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Originally Posted by Sr. Mints View Post
Does this affect those using a DNS to get Netflix/GameCenter/Hulu from another country at all?
I read an article yesterday that net lix will start IP blocking VPN services and actually have already done so. They will honour content rights holders, basically caving to studio pressure.

A lot of streaming/torrent sites are already down. A lot of sites I use for sports have shut down notices up. I'm sure there will be work arounds soon.
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Old 01-04-2015, 11:59 PM   #13
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Does it effect streaming of shows or movies?
If a copyright owner was somehow able to get your IP address, then then could send your ISP a note (which would be forwarded to you). However, that seems less likely. They would need to seize the access logs from the streaming site, probably requiring court procedures, warrants, etc. Probably has happened, probably will happen again, but still a lot less likely than peer-to-peer sharing.

With peer-to-peer sharing, getting your IP address is trivial. Connect to you via the P2P protocol, download part of the file from the server at your IP, verify that the file appears to indeed violate their copyright, and send a note off to your ISP.
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Old 01-05-2015, 12:42 AM   #14
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Are customers responsible for their own wireless security? Just curious what kind of defence you'd have if you claimed people jacked your wireless. Do they have to seize a device with a corresponding MAC address or is the IP address of your router enough?
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Old 01-05-2015, 01:15 AM   #15
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Are customers responsible for their own wireless security? Just curious what kind of defence you'd have if you claimed people jacked your wireless. Do they have to seize a device with a corresponding MAC address or is the IP address of your router enough?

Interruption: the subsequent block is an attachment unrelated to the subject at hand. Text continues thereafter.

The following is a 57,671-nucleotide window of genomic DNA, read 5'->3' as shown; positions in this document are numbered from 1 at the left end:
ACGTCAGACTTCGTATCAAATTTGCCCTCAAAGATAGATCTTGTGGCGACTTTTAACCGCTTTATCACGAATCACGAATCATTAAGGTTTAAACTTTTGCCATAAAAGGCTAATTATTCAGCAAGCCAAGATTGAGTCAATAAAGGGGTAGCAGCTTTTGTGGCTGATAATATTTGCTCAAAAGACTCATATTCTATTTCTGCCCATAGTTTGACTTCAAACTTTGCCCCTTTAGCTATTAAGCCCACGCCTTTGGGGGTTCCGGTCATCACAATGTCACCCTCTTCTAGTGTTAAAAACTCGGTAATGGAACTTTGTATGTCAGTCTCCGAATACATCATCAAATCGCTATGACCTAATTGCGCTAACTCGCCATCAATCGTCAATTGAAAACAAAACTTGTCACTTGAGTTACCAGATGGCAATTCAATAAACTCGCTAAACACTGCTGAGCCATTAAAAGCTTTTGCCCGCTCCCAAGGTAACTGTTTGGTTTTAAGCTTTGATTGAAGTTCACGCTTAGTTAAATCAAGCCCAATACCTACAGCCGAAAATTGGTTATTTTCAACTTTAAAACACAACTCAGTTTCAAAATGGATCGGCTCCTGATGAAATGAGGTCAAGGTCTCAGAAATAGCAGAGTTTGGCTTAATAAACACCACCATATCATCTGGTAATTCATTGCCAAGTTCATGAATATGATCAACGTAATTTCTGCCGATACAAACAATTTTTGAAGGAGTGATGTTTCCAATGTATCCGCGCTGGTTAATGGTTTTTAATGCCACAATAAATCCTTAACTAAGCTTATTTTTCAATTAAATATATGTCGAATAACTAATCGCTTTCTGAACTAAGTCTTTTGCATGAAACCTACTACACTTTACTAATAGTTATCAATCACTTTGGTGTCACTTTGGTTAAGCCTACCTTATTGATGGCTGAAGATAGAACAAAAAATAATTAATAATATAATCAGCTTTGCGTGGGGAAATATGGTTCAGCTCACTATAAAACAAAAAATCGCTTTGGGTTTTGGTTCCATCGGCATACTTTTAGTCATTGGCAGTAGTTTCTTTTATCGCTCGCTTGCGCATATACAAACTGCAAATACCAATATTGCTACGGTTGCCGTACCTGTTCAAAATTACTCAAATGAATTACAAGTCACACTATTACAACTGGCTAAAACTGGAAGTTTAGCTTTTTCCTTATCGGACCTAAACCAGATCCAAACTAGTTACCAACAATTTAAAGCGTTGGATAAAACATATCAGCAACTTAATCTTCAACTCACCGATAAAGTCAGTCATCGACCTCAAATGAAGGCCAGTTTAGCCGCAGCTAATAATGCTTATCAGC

They wouldn't have you MAC address, MAC addresses on packets are changed as the packet changes from router to router. The only way they would have your MAC is if the client software added it to the data payload for some strange reason. Your ISP would have the MAC of any device connected to the modem not behind a router; however that would be private information and your ISP should protect it as such.
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Old 01-05-2015, 01:21 AM   #16
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It limits copyright damage for each person to $5000 IIRC. So you'll get notices and they can sue you, but the damages are a lot less than before. YOu can't get bankrupted like you can with that Minnesota woman. This is only for non-commercial infringement.
That was her own fault for not accepting the RIAA $4,500 settlement. She chose to fight it in court and lost big time.
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Old 01-05-2015, 11:31 AM   #17
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What does this mean for us normal people?
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Old 01-05-2015, 12:36 PM   #18
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That was her own fault for not accepting the RIAA $4,500 settlement. She chose to fight it in court and lost big time.
Even a $4500 fine is ridiculous on it's own.
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Old 01-05-2015, 12:52 PM   #19
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Originally Posted by gottabekd View Post

With peer-to-peer sharing, getting your IP address is trivial. Connect to you via the P2P protocol, download part of the file from the server at your IP, verify that the file appears to indeed violate their copyright, and send a note off to your ISP.
There are ways to block this.
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Old 01-05-2015, 01:04 PM   #20
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You can't block a computer getting your IP address if you're talking to that computer.

What you can do is have a list of IP address that you can block so that your torrent client doesn't talk to those IPs.

But that's dependant on knowing the IP addresses of the honey pots all the time which isn't guaranteed.